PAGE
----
Margins of Miraculous – New Testament Mailman

Mentioned only five times in the Biblical record, Tychicus is indirectly responsible for the availability of at least two—and likely three—books of the New Testament. Unlike Paul, whose exploits are well chronicled, and Luke, who assured his renown by authoring some of the most documented accounts of the early church, Tychicus has no such name recognition—although he accompanied these well-known figures on all or most of Paul’s last two missionary journeys.

Tychicus never met Jesus. His knowledge of Christ came the same way ours does: someone shared it with him. His contributions to God’s plan were directed second-hand.  He had what we would call a “supporting role” in Paul’s ministry, but this did not prevent Tychicus from providing significant contributions to something much larger than he could have ever imagined.

We first encounter Tychicus as one of Paul’s companions on the third missionary journey, from Ephesus back to Jerusalem via Macedonia (Acts 20). Tychicus—and fellow traveler Trophimus—were initially described as coming from a province of Asia (Asia Minor). Trophimus was later identified more specifically as being from Ephesus (Acts 21), lending some credence to the theory that Tychicus was also from that city. If so, he may have been one of the original disciples greeted by Paul upon his arrival (Acts 19). Most certainly, Tychicus would have spent significant time with Paul, a firsthand witness to his ministry and the resulting successes—and near disasters—that marked Paul’s multi-year stay in Ephesus.

Whether he returned with Paul all the way to Jerusalem is not explicitly stated, but Tychicus was definitely with him at Crete and Rome towards the end of Paul’s ministry and life, a partner in the ministry. Describing Tychicus, Paul uses terms such as “dear brother,” “faithful servant,” and “faithful minister,” and he was one of two people considered as a replacement for Titus at Crete, so that Titus could rejoin Paul at Nicopolis (Titus 3).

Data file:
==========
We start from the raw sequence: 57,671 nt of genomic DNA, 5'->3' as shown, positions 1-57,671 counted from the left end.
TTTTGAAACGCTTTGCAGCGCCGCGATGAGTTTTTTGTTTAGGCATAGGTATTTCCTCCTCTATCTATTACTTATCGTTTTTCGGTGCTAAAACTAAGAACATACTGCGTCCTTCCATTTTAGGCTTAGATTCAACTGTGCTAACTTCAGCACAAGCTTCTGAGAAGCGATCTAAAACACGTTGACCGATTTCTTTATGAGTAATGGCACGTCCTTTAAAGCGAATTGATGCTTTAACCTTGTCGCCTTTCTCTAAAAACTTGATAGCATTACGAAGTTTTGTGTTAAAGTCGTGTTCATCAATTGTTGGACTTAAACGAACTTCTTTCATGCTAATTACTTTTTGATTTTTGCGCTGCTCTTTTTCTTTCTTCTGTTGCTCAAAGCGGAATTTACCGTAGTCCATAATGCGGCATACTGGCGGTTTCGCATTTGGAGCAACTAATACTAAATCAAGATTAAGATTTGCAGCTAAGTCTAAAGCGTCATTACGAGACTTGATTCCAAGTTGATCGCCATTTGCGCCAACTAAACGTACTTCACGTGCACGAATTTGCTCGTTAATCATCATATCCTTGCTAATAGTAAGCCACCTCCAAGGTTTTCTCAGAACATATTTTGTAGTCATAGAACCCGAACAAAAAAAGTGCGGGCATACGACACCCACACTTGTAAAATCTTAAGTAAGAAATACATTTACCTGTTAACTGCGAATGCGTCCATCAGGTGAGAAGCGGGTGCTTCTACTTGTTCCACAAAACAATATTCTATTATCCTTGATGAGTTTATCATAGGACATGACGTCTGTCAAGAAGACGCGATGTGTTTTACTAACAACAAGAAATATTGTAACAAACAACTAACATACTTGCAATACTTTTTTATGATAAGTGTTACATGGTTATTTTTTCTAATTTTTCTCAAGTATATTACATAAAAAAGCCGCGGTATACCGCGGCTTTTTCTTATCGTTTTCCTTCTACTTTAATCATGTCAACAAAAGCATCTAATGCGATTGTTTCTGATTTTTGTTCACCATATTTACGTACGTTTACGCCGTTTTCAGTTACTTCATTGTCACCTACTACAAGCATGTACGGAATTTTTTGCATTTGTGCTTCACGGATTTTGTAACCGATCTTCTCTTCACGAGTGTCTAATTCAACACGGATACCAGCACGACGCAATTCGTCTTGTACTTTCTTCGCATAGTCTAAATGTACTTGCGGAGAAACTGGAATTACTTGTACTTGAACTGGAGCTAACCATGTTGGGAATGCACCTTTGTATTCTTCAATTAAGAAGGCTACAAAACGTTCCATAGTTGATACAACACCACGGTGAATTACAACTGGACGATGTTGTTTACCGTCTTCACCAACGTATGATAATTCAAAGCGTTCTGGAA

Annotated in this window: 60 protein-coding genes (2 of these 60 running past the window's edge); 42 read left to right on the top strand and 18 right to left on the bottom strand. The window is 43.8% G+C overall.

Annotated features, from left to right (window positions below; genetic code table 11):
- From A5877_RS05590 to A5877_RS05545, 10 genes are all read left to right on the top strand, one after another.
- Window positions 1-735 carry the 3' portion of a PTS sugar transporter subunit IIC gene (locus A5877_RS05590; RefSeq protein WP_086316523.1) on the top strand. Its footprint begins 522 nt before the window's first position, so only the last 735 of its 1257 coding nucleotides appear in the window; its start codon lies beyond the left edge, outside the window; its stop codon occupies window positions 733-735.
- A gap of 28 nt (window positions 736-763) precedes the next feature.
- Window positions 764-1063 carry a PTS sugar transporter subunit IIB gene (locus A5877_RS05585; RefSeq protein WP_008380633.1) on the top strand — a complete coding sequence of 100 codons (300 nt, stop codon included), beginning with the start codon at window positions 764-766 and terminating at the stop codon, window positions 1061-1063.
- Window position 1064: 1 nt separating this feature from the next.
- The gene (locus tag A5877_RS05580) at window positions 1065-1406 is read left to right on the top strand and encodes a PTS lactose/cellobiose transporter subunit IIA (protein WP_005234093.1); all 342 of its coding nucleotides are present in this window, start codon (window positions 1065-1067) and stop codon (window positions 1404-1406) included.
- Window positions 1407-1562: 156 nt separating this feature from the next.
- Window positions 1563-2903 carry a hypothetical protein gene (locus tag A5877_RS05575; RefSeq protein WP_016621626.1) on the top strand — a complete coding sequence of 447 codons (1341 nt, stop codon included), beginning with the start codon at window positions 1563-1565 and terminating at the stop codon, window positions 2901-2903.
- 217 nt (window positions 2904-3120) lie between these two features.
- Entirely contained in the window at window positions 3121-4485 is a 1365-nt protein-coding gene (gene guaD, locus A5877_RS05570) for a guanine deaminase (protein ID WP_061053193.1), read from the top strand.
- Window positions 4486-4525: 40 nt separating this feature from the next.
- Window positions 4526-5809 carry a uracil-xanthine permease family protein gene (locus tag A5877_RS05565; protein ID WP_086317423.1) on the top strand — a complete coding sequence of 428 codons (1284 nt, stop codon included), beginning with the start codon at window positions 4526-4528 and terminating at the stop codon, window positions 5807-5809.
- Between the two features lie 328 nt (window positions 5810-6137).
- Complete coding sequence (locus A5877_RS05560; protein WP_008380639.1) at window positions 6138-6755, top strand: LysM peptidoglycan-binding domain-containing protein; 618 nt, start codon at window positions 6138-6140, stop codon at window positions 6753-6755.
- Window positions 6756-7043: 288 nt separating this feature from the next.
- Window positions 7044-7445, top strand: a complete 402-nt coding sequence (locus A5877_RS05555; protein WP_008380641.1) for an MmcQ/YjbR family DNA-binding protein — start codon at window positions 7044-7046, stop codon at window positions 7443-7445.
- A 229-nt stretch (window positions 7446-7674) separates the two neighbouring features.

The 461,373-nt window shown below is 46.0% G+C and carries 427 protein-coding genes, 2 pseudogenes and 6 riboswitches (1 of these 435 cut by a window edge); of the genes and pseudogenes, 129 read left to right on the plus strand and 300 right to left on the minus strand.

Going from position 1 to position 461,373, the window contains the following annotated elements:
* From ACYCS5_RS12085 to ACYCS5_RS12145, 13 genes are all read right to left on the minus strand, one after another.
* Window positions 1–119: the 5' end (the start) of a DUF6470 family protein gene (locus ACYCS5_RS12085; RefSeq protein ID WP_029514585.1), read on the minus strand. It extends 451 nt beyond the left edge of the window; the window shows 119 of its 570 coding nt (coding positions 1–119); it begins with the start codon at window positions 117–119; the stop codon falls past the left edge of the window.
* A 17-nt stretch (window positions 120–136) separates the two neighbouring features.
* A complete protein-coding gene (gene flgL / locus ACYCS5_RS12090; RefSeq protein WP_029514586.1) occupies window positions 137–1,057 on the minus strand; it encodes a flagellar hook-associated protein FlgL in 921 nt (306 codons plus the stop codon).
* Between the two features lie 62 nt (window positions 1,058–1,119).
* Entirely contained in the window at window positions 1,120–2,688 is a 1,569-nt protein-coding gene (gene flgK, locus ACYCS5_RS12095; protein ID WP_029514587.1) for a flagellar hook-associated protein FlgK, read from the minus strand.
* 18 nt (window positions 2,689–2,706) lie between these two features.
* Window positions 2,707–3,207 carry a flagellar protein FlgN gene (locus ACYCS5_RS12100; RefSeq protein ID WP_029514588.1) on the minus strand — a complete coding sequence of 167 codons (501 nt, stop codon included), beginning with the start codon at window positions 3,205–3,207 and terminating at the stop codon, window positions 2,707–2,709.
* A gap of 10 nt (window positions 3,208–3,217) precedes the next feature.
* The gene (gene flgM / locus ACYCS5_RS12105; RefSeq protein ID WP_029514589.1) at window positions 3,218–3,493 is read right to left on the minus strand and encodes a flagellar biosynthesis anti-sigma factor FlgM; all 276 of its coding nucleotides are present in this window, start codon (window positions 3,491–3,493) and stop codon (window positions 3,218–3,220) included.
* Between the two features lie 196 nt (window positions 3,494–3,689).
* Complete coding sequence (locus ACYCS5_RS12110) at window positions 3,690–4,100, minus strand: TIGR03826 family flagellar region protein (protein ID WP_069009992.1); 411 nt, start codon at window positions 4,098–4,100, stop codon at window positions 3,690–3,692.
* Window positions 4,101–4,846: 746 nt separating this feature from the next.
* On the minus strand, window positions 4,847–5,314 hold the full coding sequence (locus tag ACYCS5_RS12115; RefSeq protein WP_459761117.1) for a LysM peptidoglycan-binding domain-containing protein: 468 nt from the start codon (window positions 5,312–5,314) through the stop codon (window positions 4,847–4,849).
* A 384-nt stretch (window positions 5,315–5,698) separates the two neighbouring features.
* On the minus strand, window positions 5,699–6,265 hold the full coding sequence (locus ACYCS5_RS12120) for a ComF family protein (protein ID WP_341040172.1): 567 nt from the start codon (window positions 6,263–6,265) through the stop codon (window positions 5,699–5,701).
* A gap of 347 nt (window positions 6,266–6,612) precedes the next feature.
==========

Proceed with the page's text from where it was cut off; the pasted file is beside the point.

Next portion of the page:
Most interesting to me is the near certainty that Tychicus was responsible for delivering Paul’s letters to the churches at Ephesus and Colosse. He was most likely the courier for the letter to Philemon as well, accompanying Onesimus on the journey back to his former master at Colosse.

In the Biblical account, these journeys are mentioned almost in passing. Paul writes that he is sending Tychicus to them, a brief notation in each book, with little fanfare, about a journey from Rome to two cities in what is now Turkey. It is effectively a postscript, an administrative update. But the journey this suggests was in no way an insignificant undertaking.

The trip would have been nearly 1,100 miles, requiring one or two sailings and approximately 500 miles of walking. Gordon Franz, in his article Tychicus: On the Road Again, provided this contemporary U.S. example: